Advertisement
YOU ARE HERE: LAT HomeCollections

News, Tips & Bargains

Curbs on Tourism Ease in Crimea

December 17, 1995|MARY MYCIO

KIEV, Ukraine — The city of Sevastopol--longtime playground of the Russian aristocracy--has eliminated special permit requirements for tourists, thus opening doors that have been closed to travelers since the early 1920s.

Perched on the tip of the sun-drenched Crimea Peninsula and overlooking the Black Sea, Sevastopol is a key port in a region that has been ruled by Greeks and Tatars, was annexed by Catherine the Great during the bloody Crimean War (1854-56), and is the site of the vacation dachas of many Soviet officials.

It's an area rich in history, but only intrepid travelers need apply. The State Department warns that the region is politically unstable, medical care limited, internal travel difficult and the risk of crime high. However, once there, military buffs can visit nearly 1,000 historical monuments and landmarks devoted to battles for the city during the Crimean War and World War II.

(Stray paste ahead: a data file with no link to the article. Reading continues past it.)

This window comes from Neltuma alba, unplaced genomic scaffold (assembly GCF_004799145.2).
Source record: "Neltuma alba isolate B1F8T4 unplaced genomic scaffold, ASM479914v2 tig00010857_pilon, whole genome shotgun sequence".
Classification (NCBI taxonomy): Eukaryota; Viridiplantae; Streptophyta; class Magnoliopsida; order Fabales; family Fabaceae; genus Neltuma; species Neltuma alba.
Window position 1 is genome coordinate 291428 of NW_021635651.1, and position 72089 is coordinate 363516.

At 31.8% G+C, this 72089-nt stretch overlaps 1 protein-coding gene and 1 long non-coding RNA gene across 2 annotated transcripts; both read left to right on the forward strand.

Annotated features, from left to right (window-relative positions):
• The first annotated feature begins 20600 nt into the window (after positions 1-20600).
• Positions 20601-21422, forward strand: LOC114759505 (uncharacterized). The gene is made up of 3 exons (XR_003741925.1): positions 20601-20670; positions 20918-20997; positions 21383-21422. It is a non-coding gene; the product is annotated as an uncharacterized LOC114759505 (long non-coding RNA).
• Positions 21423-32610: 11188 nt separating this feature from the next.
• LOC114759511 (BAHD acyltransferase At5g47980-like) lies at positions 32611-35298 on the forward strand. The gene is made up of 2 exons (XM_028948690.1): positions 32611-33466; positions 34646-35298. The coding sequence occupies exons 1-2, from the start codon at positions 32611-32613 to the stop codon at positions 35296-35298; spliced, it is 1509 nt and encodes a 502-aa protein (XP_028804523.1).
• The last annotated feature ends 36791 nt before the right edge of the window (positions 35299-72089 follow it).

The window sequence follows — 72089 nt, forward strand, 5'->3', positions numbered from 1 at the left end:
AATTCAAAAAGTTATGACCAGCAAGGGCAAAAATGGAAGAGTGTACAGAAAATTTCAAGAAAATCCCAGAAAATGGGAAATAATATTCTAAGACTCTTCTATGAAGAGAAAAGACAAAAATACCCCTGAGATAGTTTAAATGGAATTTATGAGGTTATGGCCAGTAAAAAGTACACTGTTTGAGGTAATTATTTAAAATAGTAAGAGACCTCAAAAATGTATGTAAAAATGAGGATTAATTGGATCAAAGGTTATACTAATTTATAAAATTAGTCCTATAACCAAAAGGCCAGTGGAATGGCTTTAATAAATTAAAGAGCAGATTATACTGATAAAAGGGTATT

For antiquities enthusiasts, Sevastopol boasts Greek ruins of a former city-state called Chersonesus Taurica.

After 70 years as a Soviet museum, the Inkerman Cave Monastery (pictured left), north of the city, has been returned to the Ukrainian Orthodox Church. Monks give tours of four cave churches carved out of the sandstone cliffs, and remains of the 15th century Kalamita Fortress can be seen on the plateau above.

For the Record
Los Angeles Times Sunday January 7, 1996 Home Edition Travel Part L Page 3 Travel Desk 2 inches; 45 words Type of Material: Correction
Crimea Peninsula--Because of an editing error in News, Tips & Bargains, Dec. 17, incorrect dates were reported for the life of Russia's Catherine the Great and the annexation of the Crimea Peninsula. Catherine the Great (1729-1796) annexed Crimea to the Russian Empire in 1787, long before the Crimean War of 1854-1856.

Tourist facilities are basic. Hotels are inexpensive, but travelers get what they pay for. Decor at the top-of-the-line Hotel Ukraina is proletarian brown but reasonably clean. Cold water runs all day, but is shut off at night, and this summer hot water was limited to Sundays and Wednesdays 6-9 a.m. and 6-9 p.m.

Although permits are no longer required for Sevastopol, tourists must have a visa to enter Ukraine. In the United States, individual and group tours can be arranged through: Scope Travel, 1605 Springfield Ave., Maplewood, NJ 07040; tel: (800) 242-7267.

Advertisement
Los Angeles Times Articles
|
|
|